Following its announcement earlier this month that broadband subscriptions are up to one million, the telco has now stated its plan to grow this number to five million by 2006. But attracting customers to spend almost £30 a month for broadband has not proved easy.
BT Retail boss Pierre Danon said that the company won't be attracting these customers by "hammering home the fact that [broadband] is fast" because the average internet user — as opposed to a heavy user who is probably already spending close to £30 on a dialup connection — simply "doesn't care about how fast it is", claims Danon.
Lowering the cost of broadband is another option, but Danon doesn't see this as the right route either, as to keep the company in profit it must charge a decent amount for its broadband services. He said there is no chance of consumers seeing radical cost cuts that would make prices fall as low as £20.
Instead, BT thinks the magic recipe is value for money in the shape of unique broadband content. Enter Yahoo, one of the world's largest internet content providers. The companies are pairing up to create a portal that combines all the extras customers have come to expect from paid-for access services such as AOL.
It offers many of the features already touted by its rival, such as spam filter, parental controls, instant messenger, logon addresses for all the family (offering 10 to AOL's eight). It has also added a few extras, such as a free firewall, off-portal parental controls, and personalisation of the desktop, bolted on to distinguish it from its slightly cheaper rival.
Yahoo hopes that these additions will be enough to tempt people to opt for the £29.99 a month BT Yahoo Broadband offering over the £27.99 AOL Broadband service. BT says its service can't quite match AOL's since the US-based ISP currently doesn't pay VAT in the UK.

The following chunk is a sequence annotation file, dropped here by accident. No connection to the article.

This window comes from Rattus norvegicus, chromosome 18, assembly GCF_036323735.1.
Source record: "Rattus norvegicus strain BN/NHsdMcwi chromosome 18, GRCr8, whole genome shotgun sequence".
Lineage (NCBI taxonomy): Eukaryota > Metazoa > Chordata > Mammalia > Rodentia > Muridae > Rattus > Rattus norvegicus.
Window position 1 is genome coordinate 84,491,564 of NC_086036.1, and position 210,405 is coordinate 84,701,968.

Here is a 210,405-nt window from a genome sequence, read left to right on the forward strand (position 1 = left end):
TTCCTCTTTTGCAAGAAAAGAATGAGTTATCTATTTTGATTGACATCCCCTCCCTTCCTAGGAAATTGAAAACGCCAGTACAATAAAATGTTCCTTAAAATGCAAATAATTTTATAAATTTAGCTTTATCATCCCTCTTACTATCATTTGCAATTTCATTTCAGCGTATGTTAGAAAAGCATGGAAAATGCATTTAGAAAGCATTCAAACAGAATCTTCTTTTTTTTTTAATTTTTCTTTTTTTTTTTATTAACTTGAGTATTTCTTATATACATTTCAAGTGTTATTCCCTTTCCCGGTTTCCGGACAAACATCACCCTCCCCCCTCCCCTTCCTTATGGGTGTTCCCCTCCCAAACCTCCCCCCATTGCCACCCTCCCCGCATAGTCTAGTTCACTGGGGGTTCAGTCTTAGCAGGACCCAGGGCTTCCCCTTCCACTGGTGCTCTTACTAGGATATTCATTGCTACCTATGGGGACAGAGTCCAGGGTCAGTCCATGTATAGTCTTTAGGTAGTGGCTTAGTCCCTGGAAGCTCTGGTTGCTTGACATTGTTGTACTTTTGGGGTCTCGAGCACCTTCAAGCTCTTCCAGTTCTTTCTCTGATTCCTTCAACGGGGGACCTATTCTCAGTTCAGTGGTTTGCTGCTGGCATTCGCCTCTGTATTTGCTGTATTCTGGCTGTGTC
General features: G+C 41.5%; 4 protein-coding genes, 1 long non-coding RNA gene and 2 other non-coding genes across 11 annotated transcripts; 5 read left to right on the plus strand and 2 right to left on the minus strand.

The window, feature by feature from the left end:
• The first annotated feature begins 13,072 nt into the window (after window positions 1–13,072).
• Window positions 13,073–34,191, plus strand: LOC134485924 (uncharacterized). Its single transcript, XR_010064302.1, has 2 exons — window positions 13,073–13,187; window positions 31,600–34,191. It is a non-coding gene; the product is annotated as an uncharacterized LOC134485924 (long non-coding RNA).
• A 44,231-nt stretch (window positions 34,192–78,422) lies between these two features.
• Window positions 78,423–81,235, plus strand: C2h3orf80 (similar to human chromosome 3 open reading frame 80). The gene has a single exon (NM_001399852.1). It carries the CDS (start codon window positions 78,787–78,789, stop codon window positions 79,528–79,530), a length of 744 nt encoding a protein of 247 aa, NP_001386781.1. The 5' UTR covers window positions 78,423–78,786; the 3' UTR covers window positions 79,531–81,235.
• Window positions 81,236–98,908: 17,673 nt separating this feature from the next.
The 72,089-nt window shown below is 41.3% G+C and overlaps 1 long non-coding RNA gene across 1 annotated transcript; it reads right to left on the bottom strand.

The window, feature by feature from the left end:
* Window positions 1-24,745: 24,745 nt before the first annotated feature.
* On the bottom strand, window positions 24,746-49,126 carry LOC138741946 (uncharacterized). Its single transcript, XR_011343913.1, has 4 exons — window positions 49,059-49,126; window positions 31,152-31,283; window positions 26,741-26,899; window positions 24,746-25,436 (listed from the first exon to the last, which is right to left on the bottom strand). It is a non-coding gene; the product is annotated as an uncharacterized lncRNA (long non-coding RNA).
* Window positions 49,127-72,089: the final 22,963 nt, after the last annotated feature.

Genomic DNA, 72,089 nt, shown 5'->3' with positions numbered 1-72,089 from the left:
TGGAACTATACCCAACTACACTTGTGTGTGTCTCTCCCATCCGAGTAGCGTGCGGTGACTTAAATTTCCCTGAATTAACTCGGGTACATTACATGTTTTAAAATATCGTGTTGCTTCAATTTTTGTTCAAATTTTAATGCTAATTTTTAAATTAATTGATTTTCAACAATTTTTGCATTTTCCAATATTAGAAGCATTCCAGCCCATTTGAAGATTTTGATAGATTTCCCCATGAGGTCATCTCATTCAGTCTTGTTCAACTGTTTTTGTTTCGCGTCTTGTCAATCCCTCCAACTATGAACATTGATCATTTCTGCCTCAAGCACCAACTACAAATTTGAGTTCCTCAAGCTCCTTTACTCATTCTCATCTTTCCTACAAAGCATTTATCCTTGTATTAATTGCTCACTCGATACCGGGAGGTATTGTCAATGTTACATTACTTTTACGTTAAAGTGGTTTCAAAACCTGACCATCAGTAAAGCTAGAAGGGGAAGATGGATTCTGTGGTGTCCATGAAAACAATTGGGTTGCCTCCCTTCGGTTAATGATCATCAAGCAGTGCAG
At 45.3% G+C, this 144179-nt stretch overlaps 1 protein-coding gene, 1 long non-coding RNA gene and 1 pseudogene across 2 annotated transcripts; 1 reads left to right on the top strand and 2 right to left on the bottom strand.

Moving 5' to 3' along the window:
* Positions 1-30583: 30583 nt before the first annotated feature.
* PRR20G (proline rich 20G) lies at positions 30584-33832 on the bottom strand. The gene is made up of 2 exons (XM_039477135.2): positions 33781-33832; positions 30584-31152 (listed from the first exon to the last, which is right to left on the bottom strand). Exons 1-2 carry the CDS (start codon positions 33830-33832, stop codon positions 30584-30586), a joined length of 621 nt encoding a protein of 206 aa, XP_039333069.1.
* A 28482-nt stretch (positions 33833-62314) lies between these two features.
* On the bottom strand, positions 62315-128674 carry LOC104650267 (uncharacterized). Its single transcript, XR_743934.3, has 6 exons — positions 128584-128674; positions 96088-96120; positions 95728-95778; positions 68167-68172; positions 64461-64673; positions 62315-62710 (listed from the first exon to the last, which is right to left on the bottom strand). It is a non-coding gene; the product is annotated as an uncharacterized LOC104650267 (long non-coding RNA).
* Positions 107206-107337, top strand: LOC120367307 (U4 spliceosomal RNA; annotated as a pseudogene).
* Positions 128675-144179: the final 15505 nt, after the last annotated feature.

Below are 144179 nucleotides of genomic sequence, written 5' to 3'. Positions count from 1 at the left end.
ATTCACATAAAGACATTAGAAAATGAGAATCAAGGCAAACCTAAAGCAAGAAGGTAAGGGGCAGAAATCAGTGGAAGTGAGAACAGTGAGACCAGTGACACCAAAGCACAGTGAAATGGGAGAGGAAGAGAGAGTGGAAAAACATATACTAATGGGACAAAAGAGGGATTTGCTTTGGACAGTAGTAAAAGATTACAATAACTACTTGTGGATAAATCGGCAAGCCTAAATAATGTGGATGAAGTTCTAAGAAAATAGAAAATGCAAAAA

To ensure that the investment in BT Yahoo Broadband, which Danon says runs into "millions, rather than tens of millions", reaps rewards. Yahoo and BT plan to share their customer bases with each other, and Yahoo will push the service to the approximately 15 million users who visit its pages each month. Yahoo will get a payment for each user it signs up, while BT will cut its costs by handing over the development of the consumer BT Openworld portal to Yahoo. This means Yahoo takes over content development, while BT concentrates on provision of the service in terms of access and customer support.
The agreement will allow "both [Yahoo and BT] to focus on what they do best", explains BT Openworld boss, Duncan Ingram.
The service, which is due to be rolled out to new signups in September or October this year, will then be extended to existing customers. Ultimately BT hopes to offer something similar to its narrowband customers, but Danon says that for now the focus is on broadband. BT has set itself the relatively restrained goal of finding 60,000 new customers between launch and March 2004, and will be backing the launch with on- and offline advertising campaigns.
BT will continue to offer its BT Broadband no-frills service alongside BT Yahoo Broadband which will take over from the BT Openworld brand for consumers.